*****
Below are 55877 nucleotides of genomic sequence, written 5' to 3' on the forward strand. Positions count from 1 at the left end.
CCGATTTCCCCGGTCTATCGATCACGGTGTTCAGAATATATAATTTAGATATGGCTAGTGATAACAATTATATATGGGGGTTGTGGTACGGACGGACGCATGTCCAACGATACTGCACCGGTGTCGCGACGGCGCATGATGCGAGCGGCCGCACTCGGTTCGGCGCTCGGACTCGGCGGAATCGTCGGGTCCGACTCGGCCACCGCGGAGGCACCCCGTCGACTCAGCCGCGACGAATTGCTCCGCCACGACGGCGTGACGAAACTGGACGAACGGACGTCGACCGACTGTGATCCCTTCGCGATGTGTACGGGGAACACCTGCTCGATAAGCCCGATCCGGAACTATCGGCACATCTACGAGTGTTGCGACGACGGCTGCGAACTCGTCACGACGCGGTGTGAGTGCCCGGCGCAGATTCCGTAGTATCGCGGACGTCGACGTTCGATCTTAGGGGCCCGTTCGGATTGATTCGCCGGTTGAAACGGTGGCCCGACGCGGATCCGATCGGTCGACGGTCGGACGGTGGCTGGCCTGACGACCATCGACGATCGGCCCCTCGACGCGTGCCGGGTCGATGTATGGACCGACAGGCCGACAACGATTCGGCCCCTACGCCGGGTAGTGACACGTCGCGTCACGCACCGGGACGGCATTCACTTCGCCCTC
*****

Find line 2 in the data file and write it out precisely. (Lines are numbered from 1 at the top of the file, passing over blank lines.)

CCGATTTCCCCGGTCTATCGATCACGGTGTTCAGAATATATAATTTAGATATGGCTAGTGATAACAATTATATATGGGGGTTGTGGTACGGACGGACGCATGTCCAACGATACTGCACCGGTGTCGCGACGGCGCATGATGCGAGCGGCCGCACTCGGTTCGGCGCTCGGACTCGGCGGAATCGTCGGGTCCGACTCGGCCACCGCGGAGGCACCCCGTCGACTCAGCCGCGACGAATTGCTCCGCCACGACGGCGTGACGAAACTGGACGAACGGACGTCGACCGACTGTGATCCCTTCGCGATGTGTACGGGGAACACCTGCTCGATAAGCCCGATCCGGAACTATCGGCACATCTACGAGTGTTGCGACGACGGCTGCGAACTCGTCACGACGCGGTGTGAGTGCCCGGCGCAGATTCCGTAGTATCGCGGACGTCGACGTTCGATCTTAGGGGCCCGTTCGGATTGATTCGCCGGTTGAAACGGTGGCCCGACGCGGATCCGATCGGTCGACGGTCGGACGGTGGCTGGCCTGACGACCATCGACGATCGGCCCCTCGACGCGTGCCGGGTCGATGTATGGACCGACAGGCCGACAACGATTCGGCCCCTACGCCGGGTAGTGACACGTCGCGTCACGCACCGGGACGGCATTCACTTCGCCCTC